Observing others, teams, organizations, companies not moving (forward), making any progress it seems like some things have not been clarIfied how to…
If you, your team, your organization or your company want to make significant progress some important topics need to be defined and adressed precisley, sometimes regularly repeated, such as
– what is the objective, the result, the progress you are expecting
– who is responsible, doing what and until when
– Being agile: Requesting progress regularly
– Defining and having and overview about agreed frameworks: regularly interferring if actions, ways, decisions, results, budget and date excedences occur away from your agreed framework and adjust
Therefore leadership has to have a clear edge, being precise in its request, in its definition for an objective, where to move to, what things need to be undertaken and what things should be prevented. Vague directives will not help.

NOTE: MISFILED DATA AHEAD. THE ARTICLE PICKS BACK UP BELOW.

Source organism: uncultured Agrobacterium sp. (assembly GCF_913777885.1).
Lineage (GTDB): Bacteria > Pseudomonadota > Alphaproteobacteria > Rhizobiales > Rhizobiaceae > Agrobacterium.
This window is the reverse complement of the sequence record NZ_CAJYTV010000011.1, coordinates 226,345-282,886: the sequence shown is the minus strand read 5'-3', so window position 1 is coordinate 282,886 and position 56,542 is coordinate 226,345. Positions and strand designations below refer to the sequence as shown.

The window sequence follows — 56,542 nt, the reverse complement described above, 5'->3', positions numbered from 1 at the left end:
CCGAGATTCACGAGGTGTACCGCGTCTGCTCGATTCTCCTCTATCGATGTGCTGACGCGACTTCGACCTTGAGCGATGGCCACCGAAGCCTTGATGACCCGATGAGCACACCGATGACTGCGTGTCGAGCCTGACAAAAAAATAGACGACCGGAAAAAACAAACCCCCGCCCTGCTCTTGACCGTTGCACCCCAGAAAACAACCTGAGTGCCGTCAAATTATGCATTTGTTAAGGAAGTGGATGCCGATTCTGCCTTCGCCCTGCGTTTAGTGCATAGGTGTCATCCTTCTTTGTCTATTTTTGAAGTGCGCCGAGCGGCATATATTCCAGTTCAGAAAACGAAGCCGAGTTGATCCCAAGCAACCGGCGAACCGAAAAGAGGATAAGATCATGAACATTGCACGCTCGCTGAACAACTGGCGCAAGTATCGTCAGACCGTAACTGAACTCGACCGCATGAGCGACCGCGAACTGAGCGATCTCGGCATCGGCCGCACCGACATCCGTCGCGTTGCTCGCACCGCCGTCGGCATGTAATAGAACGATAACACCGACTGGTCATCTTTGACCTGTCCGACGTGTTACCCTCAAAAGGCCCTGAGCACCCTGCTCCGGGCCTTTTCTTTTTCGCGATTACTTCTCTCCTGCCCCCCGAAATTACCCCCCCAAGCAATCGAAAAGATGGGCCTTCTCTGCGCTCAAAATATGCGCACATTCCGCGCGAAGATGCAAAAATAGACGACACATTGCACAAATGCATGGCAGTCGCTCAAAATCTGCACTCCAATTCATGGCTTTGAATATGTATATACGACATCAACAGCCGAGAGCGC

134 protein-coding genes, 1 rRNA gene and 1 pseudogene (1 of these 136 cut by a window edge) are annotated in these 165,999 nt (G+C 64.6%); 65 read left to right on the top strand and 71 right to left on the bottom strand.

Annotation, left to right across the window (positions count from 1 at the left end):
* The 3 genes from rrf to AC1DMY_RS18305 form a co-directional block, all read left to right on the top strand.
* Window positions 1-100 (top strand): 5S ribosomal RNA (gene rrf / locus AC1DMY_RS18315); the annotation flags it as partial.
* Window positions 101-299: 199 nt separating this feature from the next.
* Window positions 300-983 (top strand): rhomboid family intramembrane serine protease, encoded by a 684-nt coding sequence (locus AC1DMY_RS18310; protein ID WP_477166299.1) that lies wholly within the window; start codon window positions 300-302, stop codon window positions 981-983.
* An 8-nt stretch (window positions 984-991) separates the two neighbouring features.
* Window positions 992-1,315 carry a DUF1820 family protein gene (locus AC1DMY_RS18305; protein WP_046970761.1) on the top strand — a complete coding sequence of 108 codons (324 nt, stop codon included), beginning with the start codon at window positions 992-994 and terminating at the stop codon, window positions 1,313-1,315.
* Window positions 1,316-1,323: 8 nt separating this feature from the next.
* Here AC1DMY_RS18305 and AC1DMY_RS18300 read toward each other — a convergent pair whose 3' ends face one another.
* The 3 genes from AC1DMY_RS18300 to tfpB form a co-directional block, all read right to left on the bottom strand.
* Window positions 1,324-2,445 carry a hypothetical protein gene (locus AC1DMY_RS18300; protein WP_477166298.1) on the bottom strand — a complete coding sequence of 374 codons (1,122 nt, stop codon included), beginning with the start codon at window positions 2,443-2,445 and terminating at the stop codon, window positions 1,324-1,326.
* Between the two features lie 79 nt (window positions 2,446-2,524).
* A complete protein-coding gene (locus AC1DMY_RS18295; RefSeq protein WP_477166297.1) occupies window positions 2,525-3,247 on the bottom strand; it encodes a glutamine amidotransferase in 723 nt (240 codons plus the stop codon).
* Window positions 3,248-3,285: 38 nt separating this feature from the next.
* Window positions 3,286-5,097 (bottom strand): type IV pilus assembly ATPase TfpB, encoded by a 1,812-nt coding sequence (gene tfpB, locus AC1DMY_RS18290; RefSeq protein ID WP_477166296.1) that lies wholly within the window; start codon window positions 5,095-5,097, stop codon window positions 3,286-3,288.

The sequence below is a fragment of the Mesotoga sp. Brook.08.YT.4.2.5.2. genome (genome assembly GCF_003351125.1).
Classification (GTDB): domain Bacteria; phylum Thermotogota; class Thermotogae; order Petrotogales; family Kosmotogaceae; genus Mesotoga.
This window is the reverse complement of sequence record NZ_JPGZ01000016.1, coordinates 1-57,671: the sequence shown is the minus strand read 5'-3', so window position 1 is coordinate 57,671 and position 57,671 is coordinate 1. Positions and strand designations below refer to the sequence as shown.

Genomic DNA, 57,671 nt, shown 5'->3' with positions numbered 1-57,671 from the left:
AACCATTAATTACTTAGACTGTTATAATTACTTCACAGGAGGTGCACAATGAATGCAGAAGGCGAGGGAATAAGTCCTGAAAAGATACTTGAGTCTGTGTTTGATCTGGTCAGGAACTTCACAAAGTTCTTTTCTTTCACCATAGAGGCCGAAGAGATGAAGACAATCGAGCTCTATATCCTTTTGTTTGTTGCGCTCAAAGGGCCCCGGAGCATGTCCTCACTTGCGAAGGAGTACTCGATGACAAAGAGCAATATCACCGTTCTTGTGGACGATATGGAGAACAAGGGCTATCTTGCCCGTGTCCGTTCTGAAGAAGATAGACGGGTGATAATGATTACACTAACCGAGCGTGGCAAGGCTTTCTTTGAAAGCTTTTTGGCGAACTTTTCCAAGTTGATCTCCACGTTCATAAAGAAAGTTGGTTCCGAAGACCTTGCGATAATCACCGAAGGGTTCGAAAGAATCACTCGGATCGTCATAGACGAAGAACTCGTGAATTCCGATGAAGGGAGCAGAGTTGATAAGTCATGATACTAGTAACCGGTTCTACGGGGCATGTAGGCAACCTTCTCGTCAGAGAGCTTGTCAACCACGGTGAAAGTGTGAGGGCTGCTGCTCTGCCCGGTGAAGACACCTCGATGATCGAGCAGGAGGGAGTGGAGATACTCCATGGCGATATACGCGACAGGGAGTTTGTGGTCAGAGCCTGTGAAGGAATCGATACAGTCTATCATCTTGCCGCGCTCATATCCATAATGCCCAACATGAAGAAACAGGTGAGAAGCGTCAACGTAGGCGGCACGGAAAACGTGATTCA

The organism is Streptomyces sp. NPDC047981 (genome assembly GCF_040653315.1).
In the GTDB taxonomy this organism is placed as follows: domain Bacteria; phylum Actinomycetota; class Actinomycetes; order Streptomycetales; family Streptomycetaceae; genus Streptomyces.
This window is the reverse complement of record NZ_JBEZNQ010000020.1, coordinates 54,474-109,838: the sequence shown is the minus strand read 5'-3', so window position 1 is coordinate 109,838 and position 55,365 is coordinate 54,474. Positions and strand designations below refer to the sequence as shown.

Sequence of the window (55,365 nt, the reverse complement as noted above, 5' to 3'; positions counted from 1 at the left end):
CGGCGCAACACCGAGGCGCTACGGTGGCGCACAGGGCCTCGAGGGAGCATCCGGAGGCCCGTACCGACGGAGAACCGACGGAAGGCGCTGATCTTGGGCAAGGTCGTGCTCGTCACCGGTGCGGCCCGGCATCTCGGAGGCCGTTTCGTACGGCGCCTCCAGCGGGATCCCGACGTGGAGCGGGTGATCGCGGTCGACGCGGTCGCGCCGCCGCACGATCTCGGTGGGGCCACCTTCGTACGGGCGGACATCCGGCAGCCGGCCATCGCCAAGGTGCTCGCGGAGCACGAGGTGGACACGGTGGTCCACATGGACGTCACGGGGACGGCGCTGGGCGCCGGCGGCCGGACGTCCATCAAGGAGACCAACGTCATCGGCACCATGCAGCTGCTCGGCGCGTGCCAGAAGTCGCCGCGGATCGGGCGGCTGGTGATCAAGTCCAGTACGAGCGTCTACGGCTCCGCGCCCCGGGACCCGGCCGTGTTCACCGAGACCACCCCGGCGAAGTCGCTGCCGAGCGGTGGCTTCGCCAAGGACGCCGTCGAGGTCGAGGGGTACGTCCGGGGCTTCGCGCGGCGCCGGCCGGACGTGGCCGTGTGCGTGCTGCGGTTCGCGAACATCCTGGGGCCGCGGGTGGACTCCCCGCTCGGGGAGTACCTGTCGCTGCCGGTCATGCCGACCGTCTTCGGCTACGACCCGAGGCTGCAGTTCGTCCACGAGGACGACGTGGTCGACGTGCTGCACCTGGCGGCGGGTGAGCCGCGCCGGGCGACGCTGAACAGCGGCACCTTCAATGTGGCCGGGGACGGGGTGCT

For effective lessons learned and continuous improvement we need to move towards a failure culture.
The major challenge to overcome is to talk about mistakes, failures, scrap rate and rework without finger pointing.
Without open communication and common understanding what went wrong, failures will be repeated.
Fingerpointing – making people responsible for reasons, not taking responsibility for your own mistakes will not support establishing a failure culture. Naming persons, departments, functions, responsibilities need to be excluded talking about failures, or root cause analysis and improvement will fail.
To talk about issues, conflicts, failures, mistakes is the initial step to improve.
The more successful you or your company has been in the past the more difficult it is to recognize significant changes of your environment, the markets or customer behaviour and that this requires an adaption of you or your company towards new situations, in other words towards signficant change.
Whenever discussing necessary changes to be prepared for the future with my clients or colleagues in various industries I oftentimes hear
– ”the change will not work with us”
– “it has always been like that”
– “the change is not necessary, why should we”